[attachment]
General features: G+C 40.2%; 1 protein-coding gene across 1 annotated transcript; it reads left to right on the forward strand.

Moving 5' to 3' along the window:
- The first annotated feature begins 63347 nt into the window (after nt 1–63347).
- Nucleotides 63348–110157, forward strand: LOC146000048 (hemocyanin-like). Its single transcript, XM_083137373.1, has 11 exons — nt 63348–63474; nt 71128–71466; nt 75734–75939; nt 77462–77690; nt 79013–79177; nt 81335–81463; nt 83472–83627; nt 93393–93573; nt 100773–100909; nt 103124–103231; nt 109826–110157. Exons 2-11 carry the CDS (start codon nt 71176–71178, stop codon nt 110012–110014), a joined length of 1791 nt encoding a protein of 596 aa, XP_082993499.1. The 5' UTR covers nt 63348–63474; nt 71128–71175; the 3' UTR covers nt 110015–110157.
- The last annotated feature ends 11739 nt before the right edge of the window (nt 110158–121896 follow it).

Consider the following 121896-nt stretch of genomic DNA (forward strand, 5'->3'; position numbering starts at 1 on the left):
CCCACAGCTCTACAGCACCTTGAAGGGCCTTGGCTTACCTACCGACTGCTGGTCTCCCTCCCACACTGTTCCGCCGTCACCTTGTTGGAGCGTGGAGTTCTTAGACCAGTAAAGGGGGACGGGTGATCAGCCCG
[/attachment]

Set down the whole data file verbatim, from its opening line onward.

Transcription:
General features: G+C 40.2%; 1 protein-coding gene across 1 annotated transcript; it reads left to right on the forward strand.

Moving 5' to 3' along the window:
- The first annotated feature begins 63347 nt into the window (after nt 1–63347).
- Nucleotides 63348–110157, forward strand: LOC146000048 (hemocyanin-like). Its single transcript, XM_083137373.1, has 11 exons — nt 63348–63474; nt 71128–71466; nt 75734–75939; nt 77462–77690; nt 79013–79177; nt 81335–81463; nt 83472–83627; nt 93393–93573; nt 100773–100909; nt 103124–103231; nt 109826–110157. Exons 2-11 carry the CDS (start codon nt 71176–71178, stop codon nt 110012–110014), a joined length of 1791 nt encoding a protein of 596 aa, XP_082993499.1. The 5' UTR covers nt 63348–63474; nt 71128–71175; the 3' UTR covers nt 110015–110157.
- The last annotated feature ends 11739 nt before the right edge of the window (nt 110158–121896 follow it).

Consider the following 121896-nt stretch of genomic DNA (forward strand, 5'->3'; position numbering starts at 1 on the left):
CCCACAGCTCTACAGCACCTTGAAGGGCCTTGGCTTACCTACCGACTGCTGGTCTCCCTCCCACACTGTTCCGCCGTCACCTTGTTGGAGCGTGGAGTTCTTAGACCAGTAAAGGGGGACGGGTGATCAGCCCG